It’s a great choice for older individuals and anyone else who struggles to see some of these nearly invisible fluoro lines.
I’m a big fan of this brand and the Invisiline does exactly what you would expect it to do. It’s a hydrophobic line that sinks quickly and offers exceptional abrasion resistance. All of these factors combined make it one of the best ice fishing lines on the market right now.
The only downside of this one is that it only comes with 33 yards so it’s intended to be used as a leader. That said, you can load up the full 33 yards on your ice fishing rod and just use a backing of something else. In most cases, you won’t reach the backing depending on whether or not you’re fishing deep water.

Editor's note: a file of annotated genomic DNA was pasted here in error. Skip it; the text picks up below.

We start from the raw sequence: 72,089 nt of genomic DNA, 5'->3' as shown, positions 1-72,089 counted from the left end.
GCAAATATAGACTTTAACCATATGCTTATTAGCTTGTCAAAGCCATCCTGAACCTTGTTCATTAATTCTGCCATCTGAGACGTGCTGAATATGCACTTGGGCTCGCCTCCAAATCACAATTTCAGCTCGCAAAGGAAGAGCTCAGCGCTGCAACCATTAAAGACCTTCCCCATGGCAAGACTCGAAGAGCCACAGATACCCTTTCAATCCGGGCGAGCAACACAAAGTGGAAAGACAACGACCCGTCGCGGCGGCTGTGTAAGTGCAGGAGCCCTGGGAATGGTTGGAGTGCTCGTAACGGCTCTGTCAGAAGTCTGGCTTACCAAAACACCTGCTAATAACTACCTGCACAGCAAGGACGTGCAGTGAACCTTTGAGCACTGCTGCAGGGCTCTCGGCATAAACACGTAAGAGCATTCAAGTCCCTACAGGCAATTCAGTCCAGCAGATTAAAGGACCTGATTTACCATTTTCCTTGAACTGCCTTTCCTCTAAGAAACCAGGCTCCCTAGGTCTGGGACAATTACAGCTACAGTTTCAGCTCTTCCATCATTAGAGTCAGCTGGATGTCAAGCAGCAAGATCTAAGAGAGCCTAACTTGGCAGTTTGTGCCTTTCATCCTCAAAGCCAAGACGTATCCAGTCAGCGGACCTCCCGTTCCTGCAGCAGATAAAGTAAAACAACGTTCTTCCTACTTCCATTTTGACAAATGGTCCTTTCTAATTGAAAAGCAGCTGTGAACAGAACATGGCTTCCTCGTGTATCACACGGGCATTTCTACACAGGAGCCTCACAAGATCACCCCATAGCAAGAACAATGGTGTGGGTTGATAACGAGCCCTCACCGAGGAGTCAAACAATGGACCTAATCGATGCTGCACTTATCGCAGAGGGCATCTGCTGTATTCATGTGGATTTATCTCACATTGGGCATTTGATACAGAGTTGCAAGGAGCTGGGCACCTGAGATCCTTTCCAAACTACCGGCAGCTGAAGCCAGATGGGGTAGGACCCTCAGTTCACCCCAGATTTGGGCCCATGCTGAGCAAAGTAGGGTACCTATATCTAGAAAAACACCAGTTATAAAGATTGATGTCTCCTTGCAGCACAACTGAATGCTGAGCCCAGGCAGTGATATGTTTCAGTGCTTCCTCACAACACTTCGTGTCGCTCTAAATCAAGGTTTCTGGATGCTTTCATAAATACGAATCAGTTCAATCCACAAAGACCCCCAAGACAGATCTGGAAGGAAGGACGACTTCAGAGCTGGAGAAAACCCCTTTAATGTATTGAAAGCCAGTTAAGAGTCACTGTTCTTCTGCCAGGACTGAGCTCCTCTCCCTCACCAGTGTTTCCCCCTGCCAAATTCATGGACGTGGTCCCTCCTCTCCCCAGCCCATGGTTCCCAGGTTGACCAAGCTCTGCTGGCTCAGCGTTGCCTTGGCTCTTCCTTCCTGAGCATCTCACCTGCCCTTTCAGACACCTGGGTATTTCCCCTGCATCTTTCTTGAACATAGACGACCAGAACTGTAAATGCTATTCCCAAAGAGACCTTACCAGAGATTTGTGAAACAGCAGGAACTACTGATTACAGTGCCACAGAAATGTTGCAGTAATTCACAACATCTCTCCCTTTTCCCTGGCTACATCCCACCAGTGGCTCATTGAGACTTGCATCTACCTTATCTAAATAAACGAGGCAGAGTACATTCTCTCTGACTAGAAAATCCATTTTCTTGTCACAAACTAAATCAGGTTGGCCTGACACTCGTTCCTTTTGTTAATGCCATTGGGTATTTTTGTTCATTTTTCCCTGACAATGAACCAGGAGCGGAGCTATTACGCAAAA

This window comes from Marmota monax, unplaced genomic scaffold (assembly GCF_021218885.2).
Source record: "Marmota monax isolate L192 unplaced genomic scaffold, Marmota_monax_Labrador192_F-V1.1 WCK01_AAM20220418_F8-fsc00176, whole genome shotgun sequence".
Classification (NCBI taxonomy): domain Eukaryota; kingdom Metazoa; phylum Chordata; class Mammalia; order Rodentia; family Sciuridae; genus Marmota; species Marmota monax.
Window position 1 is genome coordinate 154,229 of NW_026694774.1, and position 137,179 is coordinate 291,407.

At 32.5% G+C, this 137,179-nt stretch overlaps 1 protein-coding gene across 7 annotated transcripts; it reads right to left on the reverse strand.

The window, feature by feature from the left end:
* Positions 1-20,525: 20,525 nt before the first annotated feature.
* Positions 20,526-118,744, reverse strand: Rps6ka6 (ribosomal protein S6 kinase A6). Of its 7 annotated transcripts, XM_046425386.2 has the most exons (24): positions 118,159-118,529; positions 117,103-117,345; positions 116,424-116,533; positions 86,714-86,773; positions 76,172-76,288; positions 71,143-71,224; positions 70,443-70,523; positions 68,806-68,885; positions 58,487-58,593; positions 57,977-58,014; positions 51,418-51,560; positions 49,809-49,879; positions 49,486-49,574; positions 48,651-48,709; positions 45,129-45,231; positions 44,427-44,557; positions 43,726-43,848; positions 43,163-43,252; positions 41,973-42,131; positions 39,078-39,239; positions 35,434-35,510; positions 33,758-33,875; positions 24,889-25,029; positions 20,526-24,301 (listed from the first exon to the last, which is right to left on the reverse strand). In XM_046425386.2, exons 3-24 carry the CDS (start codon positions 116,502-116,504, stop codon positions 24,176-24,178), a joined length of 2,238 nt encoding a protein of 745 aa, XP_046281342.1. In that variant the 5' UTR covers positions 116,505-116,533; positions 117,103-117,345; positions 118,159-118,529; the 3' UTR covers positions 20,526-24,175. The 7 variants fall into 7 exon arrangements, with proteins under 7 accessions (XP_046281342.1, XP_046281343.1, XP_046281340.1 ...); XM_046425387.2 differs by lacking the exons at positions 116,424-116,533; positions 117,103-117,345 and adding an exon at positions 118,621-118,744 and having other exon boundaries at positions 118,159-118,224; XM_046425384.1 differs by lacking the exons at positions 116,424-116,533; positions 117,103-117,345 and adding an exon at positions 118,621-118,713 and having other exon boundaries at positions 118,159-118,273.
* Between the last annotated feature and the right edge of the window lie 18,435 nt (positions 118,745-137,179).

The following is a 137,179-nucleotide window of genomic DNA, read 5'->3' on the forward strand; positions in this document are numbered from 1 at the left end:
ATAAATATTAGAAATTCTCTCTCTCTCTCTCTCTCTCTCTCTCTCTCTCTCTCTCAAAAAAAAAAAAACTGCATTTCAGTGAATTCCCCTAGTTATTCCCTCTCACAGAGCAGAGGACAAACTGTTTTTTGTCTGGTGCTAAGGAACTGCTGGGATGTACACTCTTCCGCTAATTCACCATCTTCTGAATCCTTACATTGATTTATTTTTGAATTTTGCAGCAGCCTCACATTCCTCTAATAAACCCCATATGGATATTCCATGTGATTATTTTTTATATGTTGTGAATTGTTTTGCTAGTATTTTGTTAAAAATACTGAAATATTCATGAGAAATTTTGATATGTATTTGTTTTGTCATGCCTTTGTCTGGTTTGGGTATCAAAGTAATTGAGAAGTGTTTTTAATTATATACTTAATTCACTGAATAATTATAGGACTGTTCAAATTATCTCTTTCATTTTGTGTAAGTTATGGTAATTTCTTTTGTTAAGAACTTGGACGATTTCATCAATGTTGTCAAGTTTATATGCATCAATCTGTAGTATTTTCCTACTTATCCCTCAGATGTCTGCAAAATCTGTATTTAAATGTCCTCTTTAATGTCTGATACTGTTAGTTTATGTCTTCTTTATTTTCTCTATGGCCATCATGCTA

I wouldn’t recommend this one for anglers with no experience on the ice because fluorocarbon does take some getting used to and you’ll want to know how to tie some pretty advanced knots to ensure that the two lines stay together.
3. Braided Ice Fishing Line
We are onto the granddaddy of them all, braided line. Choosing the best ice fishing braid is like buying cereal. There are so many options, some of them are similar, others are completely different.
The main reason people choose braided line for ice fishing is that it’s incredibly strong and sensitive. But, it does come with some downsides. It’s not that resistant to abrasion because it’s essentially woven pieces of fabric.
Once you drill your hole with your ice fishing auger, you’ll be running the line up against it over and over which can wear it down. It’s also highly visible in the water.